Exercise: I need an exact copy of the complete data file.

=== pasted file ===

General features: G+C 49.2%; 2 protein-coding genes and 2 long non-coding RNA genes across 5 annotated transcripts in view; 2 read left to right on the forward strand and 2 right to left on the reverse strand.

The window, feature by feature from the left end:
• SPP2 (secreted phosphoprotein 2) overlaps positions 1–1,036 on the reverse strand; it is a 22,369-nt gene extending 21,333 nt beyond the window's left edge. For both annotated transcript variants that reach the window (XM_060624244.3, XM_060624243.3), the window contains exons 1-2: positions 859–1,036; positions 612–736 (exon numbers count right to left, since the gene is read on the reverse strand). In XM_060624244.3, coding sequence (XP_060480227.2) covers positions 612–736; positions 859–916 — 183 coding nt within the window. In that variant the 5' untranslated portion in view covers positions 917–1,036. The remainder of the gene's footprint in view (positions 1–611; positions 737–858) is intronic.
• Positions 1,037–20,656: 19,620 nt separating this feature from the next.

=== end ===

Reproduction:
General features: G+C 49.2%; 2 protein-coding genes and 2 long non-coding RNA genes across 5 annotated transcripts in view; 2 read left to right on the forward strand and 2 right to left on the reverse strand.

The window, feature by feature from the left end:
• SPP2 (secreted phosphoprotein 2) overlaps positions 1–1,036 on the reverse strand; it is a 22,369-nt gene extending 21,333 nt beyond the window's left edge. For both annotated transcript variants that reach the window (XM_060624244.3, XM_060624243.3), the window contains exons 1-2: positions 859–1,036; positions 612–736 (exon numbers count right to left, since the gene is read on the reverse strand). In XM_060624244.3, coding sequence (XP_060480227.2) covers positions 612–736; positions 859–916 — 183 coding nt within the window. In that variant the 5' untranslated portion in view covers positions 917–1,036. The remainder of the gene's footprint in view (positions 1–611; positions 737–858) is intronic.
• Positions 1,037–20,656: 19,620 nt separating this feature from the next.